“As originally understood,” Gorsuch explained, “the Eighth Amendment tolerated methods of execution, like hanging, that involved a significant risk of pain, while forbidding as cruel only those methods that intensified the death sentence by ‘superadding’ terror, pain, or disgrace.” The key question in determining whether a particular method of execution runs afoul of this standard, he continued, is whether the method is “intended” to inflict those additional elements. Missouri, he concluded, had no such intent.

In dissent, Justice Stephen Breyer offered a “living Constitution” counter-interpretation, arguing that “the Eighth Amendment is not a static prohibition that proscribes the same things that it proscribed in the 18th century. Rather, it forbids punishments that would be considered cruel and unusual today.” Breyer’s analysis failed to carry the day.

If Bucklew’s personal fate were all that mattered, few people besides dedicated death-penalty abolitionists would care. But the Supreme Court’s ruling in Bucklew bodes ill for the protection of other constitutional rights, especially the right to abortion that is now under attack throughout red-state America.

This is where the Hyatt case comes in.

Gilbert Hyatt, a former California resident who holds a lucrative microprocessor technology patent, sued the Golden State’s Franchise Tax Board (FTB) in Nevada, seeking compensation for the FTB’s 30-year effort to tax him for the royalties he had received under the patent. Hyatt accused the FTB of harassment. A Nevada jury subsequently returned a $490 million verdict in his favor.

At the time of the trial, a 1979 Supreme Court case, Nevada v. Hall, permitted interstate litigation of the sort Hyatt had initiated as a private individual. On appeal to the Supreme Court, the FTB urged that Hall be overturned.

In another 5-4 party-line decision released on May 13, this one authored by Justice Clarence Thomas, the court obliged, holding that as separate sovereigns, states must be immune from private lawsuits brought in the courts of other states.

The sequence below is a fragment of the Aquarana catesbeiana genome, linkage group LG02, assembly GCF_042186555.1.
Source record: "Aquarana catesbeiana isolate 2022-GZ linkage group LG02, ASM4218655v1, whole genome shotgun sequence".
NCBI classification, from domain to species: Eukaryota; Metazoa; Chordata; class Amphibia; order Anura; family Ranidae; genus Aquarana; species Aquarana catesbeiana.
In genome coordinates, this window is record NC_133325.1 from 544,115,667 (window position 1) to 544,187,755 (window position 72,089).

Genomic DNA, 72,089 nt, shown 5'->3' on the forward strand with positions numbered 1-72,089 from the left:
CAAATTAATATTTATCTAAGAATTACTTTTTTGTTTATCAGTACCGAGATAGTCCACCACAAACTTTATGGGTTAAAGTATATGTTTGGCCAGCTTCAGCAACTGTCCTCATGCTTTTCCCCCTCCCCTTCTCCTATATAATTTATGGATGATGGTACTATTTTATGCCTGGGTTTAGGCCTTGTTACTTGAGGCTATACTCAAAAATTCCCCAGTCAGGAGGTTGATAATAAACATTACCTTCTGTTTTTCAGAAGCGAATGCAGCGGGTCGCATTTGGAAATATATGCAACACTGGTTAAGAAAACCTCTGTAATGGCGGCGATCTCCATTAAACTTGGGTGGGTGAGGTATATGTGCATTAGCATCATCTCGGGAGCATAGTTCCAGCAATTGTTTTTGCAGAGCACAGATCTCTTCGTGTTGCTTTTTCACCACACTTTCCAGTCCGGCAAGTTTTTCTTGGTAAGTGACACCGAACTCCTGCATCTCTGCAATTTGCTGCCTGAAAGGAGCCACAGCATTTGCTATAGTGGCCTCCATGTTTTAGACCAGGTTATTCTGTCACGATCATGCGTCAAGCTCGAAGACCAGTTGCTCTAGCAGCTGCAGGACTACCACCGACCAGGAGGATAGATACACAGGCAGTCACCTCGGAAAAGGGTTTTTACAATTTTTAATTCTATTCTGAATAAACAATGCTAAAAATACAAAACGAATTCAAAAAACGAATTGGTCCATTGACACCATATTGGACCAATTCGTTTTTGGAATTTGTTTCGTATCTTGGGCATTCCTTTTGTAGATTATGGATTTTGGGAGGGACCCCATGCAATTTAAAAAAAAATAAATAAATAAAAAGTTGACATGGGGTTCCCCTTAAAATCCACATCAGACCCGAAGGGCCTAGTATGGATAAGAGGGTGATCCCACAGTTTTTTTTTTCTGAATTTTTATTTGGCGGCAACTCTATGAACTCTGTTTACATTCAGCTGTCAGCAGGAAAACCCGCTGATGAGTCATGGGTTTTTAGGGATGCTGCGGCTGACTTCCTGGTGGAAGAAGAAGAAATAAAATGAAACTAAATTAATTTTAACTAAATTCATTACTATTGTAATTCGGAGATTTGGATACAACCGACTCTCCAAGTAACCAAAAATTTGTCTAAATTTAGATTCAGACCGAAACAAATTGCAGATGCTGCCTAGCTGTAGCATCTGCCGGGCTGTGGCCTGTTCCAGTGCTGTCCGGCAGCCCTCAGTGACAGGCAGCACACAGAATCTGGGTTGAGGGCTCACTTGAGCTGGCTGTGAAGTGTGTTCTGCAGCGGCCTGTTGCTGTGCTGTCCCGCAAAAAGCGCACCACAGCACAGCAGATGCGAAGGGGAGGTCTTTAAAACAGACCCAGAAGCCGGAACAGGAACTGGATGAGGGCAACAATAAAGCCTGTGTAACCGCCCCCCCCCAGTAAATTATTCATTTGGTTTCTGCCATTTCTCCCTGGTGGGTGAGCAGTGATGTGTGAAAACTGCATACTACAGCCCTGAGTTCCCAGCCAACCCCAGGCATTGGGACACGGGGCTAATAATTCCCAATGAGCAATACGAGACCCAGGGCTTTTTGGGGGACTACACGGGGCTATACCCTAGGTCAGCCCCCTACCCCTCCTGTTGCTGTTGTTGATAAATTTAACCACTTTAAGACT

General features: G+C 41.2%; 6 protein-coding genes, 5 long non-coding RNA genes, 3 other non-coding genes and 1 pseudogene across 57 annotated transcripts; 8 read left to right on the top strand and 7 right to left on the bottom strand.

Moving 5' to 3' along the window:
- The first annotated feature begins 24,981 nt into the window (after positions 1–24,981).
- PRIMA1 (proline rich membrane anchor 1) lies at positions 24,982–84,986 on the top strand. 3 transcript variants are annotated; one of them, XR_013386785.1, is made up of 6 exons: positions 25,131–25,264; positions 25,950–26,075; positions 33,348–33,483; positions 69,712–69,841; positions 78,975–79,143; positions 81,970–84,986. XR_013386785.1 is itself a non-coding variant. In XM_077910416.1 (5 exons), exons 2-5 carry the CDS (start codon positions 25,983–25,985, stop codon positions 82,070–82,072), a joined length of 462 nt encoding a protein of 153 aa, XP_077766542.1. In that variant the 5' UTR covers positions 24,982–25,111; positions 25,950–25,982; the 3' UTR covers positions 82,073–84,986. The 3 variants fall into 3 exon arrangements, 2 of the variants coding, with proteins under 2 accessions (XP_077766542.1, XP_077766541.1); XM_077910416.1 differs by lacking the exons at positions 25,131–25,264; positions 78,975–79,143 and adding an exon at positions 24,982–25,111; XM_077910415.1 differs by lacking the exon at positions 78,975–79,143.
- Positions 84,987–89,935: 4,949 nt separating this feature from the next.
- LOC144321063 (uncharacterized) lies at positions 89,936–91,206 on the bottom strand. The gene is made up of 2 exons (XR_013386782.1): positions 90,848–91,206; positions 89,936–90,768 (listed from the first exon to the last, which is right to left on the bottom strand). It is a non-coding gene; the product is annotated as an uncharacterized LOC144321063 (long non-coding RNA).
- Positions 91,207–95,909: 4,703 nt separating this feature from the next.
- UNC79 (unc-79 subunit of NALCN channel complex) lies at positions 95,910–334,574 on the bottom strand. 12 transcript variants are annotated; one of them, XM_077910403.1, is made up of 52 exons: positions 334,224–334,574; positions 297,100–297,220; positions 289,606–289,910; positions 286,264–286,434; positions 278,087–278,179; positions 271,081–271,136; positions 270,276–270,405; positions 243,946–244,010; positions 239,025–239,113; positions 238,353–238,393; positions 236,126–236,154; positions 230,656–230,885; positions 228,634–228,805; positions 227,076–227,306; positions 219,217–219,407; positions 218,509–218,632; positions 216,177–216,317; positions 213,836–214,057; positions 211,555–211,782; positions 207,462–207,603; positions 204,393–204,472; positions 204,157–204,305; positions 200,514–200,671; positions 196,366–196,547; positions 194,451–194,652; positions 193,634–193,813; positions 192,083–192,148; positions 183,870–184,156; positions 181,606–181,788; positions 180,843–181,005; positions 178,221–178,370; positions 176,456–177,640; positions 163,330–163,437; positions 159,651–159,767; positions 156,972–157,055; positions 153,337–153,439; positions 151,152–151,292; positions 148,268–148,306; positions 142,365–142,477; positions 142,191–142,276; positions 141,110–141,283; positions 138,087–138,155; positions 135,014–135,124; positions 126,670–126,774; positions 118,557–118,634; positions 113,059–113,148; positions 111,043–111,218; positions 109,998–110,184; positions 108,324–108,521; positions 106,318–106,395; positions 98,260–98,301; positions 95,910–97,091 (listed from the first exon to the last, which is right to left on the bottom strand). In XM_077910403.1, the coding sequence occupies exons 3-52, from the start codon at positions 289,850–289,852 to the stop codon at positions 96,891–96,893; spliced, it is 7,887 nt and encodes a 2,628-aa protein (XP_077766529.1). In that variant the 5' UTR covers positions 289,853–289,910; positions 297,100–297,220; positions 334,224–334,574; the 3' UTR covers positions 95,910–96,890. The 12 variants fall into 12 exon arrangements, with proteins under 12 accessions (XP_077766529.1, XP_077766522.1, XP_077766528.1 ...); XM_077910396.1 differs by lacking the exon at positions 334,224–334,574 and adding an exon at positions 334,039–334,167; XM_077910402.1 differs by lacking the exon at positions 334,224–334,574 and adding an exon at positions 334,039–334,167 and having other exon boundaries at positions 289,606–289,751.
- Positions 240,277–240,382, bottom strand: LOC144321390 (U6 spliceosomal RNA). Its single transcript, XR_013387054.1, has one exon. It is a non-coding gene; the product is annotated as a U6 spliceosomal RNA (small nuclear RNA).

What makes Thomas’ opinion significant isn’t so much the reversal of Hall but the activist reasoning behind it. Of particular concern is what Thomas writes with regard to the age-old principle of stare decisis, which requires the Supreme Court to exercise caution before overruling its prior decisions. “Stare decisis,” Thomas declared, “is not an inexorable command.”

The court’s liberals understood full well the implications of Thomas’ opinion. Writing again in dissent, Breyer charged:

It is one thing to overrule a case when it ‘def[ies] practical workability,’ when ‘related principles of law have so far developed as to have left the old rule no more than a remnant of abandoned doctrine,’ or when ‘facts have so changed, or come to be seen so differently, as to have robbed the old rule of significant application or justification.’ It is far more dangerous to overrule a decision only because five Members of a later Court come to agree with earlier dissenters on a difficult legal question. … Today’s decision can only cause one to wonder which cases the Court will overrule next.

The reversal of Roe v. Wade is perhaps the number one concern of liberals and progressives. But Roe is by no means the only time-honored precedent in jeopardy.

As I have noted in this column before, Thomas is on record questioning the validity of such landmarks as Gideon v. Wainwright, which established the right to court-appointed counsel for criminal defendants, and New York Times v. Sullivan, which established crucial protections for reporters in defamation suits brought by public figures and government officials.

Just how far the court’s hardline originalists are willing to go to take the country back to the 1950s, or an even earlier era, remains to be seen. Resisting their designs is part of the larger battle for the soul and future of the nation.